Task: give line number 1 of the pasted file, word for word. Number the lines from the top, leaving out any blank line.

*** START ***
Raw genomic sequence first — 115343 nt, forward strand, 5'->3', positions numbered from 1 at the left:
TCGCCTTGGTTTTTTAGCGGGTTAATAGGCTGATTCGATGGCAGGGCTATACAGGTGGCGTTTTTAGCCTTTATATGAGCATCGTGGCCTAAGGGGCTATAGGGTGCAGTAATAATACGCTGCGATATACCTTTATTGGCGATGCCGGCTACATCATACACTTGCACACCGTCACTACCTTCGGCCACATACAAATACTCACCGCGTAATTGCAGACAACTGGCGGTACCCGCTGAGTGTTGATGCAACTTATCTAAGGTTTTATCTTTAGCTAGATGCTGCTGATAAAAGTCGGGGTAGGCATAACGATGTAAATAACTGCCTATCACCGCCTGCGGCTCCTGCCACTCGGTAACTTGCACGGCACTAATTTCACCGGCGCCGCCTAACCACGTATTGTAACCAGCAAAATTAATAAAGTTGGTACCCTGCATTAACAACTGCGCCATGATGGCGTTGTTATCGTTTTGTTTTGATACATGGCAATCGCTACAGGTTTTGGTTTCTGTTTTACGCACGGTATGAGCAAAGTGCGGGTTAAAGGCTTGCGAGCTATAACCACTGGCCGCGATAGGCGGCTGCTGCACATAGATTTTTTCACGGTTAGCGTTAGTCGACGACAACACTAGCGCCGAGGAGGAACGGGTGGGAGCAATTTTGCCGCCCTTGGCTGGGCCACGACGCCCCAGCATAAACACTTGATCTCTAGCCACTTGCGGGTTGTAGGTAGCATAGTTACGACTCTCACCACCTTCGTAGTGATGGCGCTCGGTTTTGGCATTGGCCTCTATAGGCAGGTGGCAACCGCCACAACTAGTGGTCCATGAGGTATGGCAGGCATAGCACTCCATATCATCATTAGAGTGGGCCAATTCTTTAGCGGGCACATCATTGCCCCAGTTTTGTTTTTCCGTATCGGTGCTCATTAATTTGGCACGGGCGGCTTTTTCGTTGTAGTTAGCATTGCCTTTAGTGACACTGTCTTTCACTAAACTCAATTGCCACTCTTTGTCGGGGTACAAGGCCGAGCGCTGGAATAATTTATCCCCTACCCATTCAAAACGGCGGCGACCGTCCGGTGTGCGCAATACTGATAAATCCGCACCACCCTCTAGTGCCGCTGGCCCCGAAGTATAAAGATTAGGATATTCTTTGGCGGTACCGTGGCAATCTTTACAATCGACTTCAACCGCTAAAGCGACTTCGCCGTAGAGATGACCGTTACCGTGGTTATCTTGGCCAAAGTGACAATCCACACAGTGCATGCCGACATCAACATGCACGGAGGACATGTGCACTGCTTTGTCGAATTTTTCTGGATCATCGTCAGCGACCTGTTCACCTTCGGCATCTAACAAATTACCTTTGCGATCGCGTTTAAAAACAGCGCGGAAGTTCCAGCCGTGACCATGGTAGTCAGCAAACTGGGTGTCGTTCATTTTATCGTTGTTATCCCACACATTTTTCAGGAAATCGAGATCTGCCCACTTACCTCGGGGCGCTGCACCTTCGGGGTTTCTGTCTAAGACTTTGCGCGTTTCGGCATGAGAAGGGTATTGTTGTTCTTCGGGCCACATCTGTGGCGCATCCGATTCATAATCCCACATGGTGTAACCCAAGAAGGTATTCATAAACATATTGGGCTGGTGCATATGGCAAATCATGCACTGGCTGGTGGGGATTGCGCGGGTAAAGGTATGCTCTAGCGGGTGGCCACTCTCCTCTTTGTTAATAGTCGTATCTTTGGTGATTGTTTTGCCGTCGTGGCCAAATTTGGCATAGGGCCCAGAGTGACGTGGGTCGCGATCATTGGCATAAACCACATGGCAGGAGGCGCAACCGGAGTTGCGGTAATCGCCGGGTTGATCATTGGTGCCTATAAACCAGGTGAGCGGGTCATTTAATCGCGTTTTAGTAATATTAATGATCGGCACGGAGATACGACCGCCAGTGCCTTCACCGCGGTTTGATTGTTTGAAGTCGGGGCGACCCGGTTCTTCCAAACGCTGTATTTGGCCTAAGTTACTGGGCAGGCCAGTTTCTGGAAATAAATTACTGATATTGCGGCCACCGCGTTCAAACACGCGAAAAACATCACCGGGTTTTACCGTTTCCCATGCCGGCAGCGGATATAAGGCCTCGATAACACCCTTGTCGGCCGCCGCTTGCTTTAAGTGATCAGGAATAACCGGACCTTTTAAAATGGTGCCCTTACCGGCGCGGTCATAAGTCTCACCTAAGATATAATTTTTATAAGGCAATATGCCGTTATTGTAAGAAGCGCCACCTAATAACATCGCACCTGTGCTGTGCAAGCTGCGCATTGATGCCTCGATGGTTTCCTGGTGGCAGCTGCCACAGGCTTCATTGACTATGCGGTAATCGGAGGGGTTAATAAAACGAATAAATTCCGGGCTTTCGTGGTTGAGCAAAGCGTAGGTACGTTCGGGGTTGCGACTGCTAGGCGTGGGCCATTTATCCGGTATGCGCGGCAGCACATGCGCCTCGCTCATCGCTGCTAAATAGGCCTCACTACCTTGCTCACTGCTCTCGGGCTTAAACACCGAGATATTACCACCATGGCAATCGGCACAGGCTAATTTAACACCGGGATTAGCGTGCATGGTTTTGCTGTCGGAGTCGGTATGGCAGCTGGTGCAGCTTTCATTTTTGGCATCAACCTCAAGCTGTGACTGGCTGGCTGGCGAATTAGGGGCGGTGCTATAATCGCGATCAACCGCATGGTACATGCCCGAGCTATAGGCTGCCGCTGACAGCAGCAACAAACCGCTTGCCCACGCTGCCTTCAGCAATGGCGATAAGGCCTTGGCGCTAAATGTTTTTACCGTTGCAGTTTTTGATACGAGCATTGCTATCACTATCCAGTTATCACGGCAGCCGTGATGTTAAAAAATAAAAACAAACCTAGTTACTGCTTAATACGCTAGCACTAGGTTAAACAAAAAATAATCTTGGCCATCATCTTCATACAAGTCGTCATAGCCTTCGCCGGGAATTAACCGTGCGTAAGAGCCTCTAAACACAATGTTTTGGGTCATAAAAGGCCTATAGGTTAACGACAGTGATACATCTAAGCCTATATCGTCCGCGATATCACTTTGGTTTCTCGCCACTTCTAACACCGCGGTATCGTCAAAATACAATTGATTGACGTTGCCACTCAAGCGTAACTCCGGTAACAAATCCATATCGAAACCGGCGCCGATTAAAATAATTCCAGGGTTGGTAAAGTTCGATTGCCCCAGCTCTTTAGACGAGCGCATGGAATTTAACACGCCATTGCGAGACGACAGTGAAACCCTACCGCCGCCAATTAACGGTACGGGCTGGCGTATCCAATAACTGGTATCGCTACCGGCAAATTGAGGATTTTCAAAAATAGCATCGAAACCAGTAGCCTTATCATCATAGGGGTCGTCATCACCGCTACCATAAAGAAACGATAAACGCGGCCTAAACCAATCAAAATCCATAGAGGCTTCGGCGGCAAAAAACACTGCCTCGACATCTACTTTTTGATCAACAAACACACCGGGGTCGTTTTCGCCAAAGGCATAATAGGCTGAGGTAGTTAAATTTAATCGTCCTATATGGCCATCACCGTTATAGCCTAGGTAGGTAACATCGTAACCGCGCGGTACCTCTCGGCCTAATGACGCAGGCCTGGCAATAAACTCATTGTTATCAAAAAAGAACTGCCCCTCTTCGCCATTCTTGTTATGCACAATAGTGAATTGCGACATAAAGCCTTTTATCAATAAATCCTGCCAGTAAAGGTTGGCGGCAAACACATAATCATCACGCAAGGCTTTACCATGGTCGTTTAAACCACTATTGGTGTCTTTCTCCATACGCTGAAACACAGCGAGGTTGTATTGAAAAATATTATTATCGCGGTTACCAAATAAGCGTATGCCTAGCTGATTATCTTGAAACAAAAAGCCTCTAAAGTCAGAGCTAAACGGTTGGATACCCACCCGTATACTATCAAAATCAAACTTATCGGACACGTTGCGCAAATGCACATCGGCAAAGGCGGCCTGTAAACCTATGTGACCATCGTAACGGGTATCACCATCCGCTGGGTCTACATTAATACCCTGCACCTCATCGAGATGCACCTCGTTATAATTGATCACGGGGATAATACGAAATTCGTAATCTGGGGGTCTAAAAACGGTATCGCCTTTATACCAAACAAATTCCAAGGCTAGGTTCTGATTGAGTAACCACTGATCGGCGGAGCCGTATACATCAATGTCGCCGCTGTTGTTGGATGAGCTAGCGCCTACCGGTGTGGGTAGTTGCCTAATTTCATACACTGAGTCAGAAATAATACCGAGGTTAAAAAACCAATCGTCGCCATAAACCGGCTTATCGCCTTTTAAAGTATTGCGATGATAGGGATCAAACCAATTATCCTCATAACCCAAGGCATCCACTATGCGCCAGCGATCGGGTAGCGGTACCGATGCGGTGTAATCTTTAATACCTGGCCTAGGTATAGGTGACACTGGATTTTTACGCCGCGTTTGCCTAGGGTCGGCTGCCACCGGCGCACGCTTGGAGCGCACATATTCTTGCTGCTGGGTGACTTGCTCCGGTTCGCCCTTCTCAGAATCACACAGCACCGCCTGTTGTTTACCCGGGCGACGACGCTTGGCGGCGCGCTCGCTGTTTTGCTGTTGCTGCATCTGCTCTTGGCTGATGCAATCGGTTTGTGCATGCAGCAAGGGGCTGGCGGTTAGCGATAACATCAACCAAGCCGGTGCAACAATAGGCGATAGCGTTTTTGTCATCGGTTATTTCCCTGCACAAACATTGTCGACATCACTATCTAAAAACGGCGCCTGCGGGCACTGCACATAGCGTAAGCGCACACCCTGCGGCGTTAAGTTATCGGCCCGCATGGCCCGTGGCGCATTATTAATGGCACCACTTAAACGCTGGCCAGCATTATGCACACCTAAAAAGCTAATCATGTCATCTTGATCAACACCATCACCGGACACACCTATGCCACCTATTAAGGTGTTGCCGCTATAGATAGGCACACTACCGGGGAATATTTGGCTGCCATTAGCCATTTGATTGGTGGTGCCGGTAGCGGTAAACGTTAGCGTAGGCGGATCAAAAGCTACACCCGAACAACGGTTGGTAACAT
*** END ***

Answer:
Raw genomic sequence first — 115343 nt, forward strand, 5'->3', positions numbered from 1 at the left: